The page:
The Most Embarrassing Parenting Moments

-Prity Shrestha Rajbhandary, Venue courtesy: el’Mediterraneo

Embarrassing moments during parenthood oftentimes become the small anchors with which we can relive the precious times with our children.

Embarrassing moments are all about timing (or, rather, mis-timing). When I was a child, my grandmother and I had gone to visit one of our relatives. In a kind gesture of hospitality, after the usual perfunctory greetings, the host brought in some snacks and two boiled eggs, along with special chai on a tray. She then went outside to fetch something else. During that time, since I didn’t like eggs, I asked my grandmother if she wanted to have the egg brought for me. At the exact moment she put the entire egg in her mouth, the relative walked in. It was an embarrassing moment for my grandmother, as her mouth was filled with an egg, while she still had another one on her plate.

Being a parent is one of the most satisfying experiences. I am sure many readers who are parents will agree to this sentiment. But they are also likely to nod their head in agreement if you asked them whether they experienced any embarrassing moments in their journey of parenting.

Consider what happens soon after child delivery. During this time the new mother is likely to retain some weight she gained during her pregnancy, unless, of course, she is Kim Kardashian or Victoria Beckham. What is embarrassing is when someone she hasn’t seen in a long time, and who doesn’t know that she has already delivered, asks her, in front of everyone, “When is your due date?”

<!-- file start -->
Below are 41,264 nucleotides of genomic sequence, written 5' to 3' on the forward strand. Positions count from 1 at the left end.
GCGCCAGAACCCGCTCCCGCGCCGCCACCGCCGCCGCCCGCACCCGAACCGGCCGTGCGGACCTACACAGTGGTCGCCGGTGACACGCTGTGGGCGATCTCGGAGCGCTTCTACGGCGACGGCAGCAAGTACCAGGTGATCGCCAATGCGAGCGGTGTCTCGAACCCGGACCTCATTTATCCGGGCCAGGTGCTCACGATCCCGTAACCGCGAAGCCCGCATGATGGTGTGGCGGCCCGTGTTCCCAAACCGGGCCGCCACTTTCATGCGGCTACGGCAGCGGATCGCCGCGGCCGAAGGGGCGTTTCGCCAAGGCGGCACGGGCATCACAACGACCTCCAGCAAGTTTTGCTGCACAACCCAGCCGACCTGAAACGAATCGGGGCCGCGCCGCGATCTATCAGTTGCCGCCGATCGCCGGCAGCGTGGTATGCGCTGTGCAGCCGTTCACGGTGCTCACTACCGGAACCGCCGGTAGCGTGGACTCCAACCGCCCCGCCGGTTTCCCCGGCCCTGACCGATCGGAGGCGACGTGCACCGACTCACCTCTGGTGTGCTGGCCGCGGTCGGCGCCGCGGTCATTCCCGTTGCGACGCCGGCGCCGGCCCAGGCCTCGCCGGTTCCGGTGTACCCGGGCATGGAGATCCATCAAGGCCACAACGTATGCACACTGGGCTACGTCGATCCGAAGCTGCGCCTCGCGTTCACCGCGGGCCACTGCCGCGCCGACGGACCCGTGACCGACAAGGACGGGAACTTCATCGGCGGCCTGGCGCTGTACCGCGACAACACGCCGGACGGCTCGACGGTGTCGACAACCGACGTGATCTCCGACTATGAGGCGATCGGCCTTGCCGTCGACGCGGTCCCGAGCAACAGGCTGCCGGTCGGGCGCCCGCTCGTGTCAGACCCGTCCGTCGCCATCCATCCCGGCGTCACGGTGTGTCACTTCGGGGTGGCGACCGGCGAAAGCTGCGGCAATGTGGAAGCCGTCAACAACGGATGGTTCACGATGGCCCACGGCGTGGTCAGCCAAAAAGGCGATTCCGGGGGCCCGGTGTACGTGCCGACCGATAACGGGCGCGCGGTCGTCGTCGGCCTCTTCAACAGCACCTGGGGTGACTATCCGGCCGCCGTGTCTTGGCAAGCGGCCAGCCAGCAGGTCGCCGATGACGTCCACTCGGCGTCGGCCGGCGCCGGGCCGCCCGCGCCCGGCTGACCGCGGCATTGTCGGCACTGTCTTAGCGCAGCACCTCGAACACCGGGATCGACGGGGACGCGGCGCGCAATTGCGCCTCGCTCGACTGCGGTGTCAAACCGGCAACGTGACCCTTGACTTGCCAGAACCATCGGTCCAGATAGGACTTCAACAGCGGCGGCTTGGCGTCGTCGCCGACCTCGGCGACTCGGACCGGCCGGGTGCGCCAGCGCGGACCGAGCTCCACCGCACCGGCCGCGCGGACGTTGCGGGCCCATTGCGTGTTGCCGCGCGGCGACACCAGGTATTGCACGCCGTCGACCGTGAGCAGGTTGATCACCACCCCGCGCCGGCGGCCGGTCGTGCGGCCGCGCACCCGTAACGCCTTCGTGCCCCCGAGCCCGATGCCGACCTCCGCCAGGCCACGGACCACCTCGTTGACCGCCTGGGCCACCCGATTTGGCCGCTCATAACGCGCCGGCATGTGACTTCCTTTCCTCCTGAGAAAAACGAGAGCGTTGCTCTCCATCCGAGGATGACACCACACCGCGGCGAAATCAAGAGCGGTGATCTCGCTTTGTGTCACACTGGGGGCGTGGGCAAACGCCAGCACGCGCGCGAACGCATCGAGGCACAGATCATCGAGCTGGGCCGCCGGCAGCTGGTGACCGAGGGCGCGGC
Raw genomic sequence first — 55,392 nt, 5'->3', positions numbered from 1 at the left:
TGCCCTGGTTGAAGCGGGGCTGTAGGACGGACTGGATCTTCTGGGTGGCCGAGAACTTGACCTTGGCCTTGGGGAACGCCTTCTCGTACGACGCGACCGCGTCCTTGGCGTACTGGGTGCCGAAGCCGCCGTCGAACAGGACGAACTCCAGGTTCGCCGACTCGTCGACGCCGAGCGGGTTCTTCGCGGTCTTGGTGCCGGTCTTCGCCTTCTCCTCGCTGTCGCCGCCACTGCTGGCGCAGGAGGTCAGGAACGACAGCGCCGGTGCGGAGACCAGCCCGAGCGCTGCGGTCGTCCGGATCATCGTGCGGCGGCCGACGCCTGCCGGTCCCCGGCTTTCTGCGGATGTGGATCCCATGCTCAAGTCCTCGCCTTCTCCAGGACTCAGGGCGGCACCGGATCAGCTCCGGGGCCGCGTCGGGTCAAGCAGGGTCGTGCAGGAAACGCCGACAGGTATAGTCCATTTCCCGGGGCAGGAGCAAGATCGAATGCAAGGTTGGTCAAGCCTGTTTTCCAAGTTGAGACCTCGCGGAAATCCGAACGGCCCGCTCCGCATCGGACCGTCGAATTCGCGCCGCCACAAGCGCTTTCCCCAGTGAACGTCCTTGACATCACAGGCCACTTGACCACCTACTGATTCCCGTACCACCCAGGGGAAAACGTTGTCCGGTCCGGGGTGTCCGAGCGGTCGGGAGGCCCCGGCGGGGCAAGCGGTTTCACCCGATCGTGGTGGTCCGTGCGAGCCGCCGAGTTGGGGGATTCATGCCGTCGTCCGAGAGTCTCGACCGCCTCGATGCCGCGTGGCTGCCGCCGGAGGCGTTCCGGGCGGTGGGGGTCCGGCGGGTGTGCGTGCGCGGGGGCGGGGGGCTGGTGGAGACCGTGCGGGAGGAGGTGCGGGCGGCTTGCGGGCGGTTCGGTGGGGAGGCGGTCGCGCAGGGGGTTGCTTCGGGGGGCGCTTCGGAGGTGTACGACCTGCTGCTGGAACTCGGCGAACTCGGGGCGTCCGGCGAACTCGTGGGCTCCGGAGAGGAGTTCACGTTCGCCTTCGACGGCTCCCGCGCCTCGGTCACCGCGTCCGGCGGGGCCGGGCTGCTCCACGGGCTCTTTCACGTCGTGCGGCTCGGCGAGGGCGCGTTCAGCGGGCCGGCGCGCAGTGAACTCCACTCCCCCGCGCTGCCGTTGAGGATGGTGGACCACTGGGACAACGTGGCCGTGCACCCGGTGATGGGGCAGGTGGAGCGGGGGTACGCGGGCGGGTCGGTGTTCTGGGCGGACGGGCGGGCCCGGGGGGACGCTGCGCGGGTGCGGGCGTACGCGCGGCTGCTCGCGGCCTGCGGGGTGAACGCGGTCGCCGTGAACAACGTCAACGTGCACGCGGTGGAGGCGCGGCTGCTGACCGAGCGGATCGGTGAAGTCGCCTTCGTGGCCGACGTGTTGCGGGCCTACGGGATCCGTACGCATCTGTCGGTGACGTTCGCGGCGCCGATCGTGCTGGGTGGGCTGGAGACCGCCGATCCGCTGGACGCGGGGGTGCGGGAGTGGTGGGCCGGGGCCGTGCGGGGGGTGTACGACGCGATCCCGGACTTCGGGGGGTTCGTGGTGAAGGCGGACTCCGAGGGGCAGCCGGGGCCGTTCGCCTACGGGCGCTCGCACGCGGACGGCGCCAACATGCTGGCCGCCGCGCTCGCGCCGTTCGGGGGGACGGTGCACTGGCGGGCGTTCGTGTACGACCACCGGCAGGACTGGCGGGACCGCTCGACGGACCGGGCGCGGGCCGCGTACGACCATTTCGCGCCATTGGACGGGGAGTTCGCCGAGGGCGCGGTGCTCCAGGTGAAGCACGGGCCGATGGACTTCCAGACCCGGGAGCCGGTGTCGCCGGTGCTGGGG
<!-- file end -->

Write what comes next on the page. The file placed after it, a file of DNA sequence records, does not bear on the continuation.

Mothers who need to go back to work after their short maternity leave do not fare any better. Imagine their embarrassment when they notice that someone, a male colleague, has accidentally seen the occasional milk spots on their blouse, or witnessed them pumping breast milk into a bottle to feed the child at a later point.

And, after the lactation period, when we start feeding solid food to the child, prior to putting it in the child’s mouth, we usually lift the spoon and touch the warm food with our lips to ensure that it is of the right temperature. This action is sometimes mistakenly seen as the mother eating the child’s food. Once one such observer passed the comment, “No wonder the child is so thin, and the mother is so fat!” I can see most of you mothers nodding in agreement to having experienced these types of incidents.

A few parents I talked to found themselves in an awkward situation when the child they were carrying farted loudly, and those around them thought that it was the person who was carrying the child. In another instance, a mother told her guests that her child does not like to eat a certain type of food (say, beans), and lo and behold—with a sudden divine change in taste, or with a malicious desire to spite the mother—the child ate all the beans on her plate, and asked for a second helping!

These embarrassing moments, unless they were accompanied by bodily harm, appear in hindsight as funny incidents that help us remember the different phases of life of our children. Let us hope that we remember that when we encounter our next embarrassing moment.

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